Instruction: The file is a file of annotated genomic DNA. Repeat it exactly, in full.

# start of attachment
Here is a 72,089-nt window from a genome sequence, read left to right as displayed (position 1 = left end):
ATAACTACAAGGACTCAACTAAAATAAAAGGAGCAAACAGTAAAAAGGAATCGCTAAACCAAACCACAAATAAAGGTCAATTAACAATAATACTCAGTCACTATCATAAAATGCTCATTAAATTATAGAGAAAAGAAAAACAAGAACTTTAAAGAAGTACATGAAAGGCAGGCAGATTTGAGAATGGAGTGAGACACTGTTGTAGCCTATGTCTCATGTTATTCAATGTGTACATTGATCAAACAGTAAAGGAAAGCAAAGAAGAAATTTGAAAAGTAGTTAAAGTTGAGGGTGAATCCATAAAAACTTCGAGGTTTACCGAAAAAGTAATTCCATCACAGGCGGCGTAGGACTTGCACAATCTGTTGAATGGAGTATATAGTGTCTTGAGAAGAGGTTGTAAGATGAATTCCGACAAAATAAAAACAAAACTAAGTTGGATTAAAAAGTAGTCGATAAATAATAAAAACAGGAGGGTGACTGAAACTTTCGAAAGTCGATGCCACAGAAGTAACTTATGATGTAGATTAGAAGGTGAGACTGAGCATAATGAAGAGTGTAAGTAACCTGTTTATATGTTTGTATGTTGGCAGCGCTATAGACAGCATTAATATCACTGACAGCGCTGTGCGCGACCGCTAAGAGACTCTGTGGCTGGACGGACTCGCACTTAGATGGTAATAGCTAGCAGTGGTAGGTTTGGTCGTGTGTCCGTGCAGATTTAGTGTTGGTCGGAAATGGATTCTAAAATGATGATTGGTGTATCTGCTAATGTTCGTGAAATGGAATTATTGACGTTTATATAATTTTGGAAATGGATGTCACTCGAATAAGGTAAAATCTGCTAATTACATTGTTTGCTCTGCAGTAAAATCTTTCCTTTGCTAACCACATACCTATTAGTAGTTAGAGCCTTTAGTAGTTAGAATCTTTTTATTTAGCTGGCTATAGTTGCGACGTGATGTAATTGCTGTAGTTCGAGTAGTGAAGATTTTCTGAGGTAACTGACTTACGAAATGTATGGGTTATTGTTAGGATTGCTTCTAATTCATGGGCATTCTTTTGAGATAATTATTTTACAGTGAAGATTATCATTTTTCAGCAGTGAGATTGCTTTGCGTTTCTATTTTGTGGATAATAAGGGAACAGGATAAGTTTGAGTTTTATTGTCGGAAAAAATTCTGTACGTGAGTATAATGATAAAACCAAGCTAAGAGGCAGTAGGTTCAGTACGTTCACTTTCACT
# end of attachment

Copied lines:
Here is a 72,089-nt window from a genome sequence, read left to right as displayed (position 1 = left end):
ATAACTACAAGGACTCAACTAAAATAAAAGGAGCAAACAGTAAAAAGGAATCGCTAAACCAAACCACAAATAAAGGTCAATTAACAATAATACTCAGTCACTATCATAAAATGCTCATTAAATTATAGAGAAAAGAAAAACAAGAACTTTAAAGAAGTACATGAAAGGCAGGCAGATTTGAGAATGGAGTGAGACACTGTTGTAGCCTATGTCTCATGTTATTCAATGTGTACATTGATCAAACAGTAAAGGAAAGCAAAGAAGAAATTTGAAAAGTAGTTAAAGTTGAGGGTGAATCCATAAAAACTTCGAGGTTTACCGAAAAAGTAATTCCATCACAGGCGGCGTAGGACTTGCACAATCTGTTGAATGGAGTATATAGTGTCTTGAGAAGAGGTTGTAAGATGAATTCCGACAAAATAAAAACAAAACTAAGTTGGATTAAAAAGTAGTCGATAAATAATAAAAACAGGAGGGTGACTGAAACTTTCGAAAGTCGATGCCACAGAAGTAACTTATGATGTAGATTAGAAGGTGAGACTGAGCATAATGAAGAGTGTAAGTAACCTGTTTATATGTTTGTATGTTGGCAGCGCTATAGACAGCATTAATATCACTGACAGCGCTGTGCGCGACCGCTAAGAGACTCTGTGGCTGGACGGACTCGCACTTAGATGGTAATAGCTAGCAGTGGTAGGTTTGGTCGTGTGTCCGTGCAGATTTAGTGTTGGTCGGAAATGGATTCTAAAATGATGATTGGTGTATCTGCTAATGTTCGTGAAATGGAATTATTGACGTTTATATAATTTTGGAAATGGATGTCACTCGAATAAGGTAAAATCTGCTAATTACATTGTTTGCTCTGCAGTAAAATCTTTCCTTTGCTAACCACATACCTATTAGTAGTTAGAGCCTTTAGTAGTTAGAATCTTTTTATTTAGCTGGCTATAGTTGCGACGTGATGTAATTGCTGTAGTTCGAGTAGTGAAGATTTTCTGAGGTAACTGACTTACGAAATGTATGGGTTATTGTTAGGATTGCTTCTAATTCATGGGCATTCTTTTGAGATAATTATTTTACAGTGAAGATTATCATTTTTCAGCAGTGAGATTGCTTTGCGTTTCTATTTTGTGGATAATAAGGGAACAGGATAAGTTTGAGTTTTATTGTCGGAAAAAATTCTGTACGTGAGTATAATGATAAAACCAAGCTAAGAGGCAGTAGGTTCAGTACGTTCACTTTCACT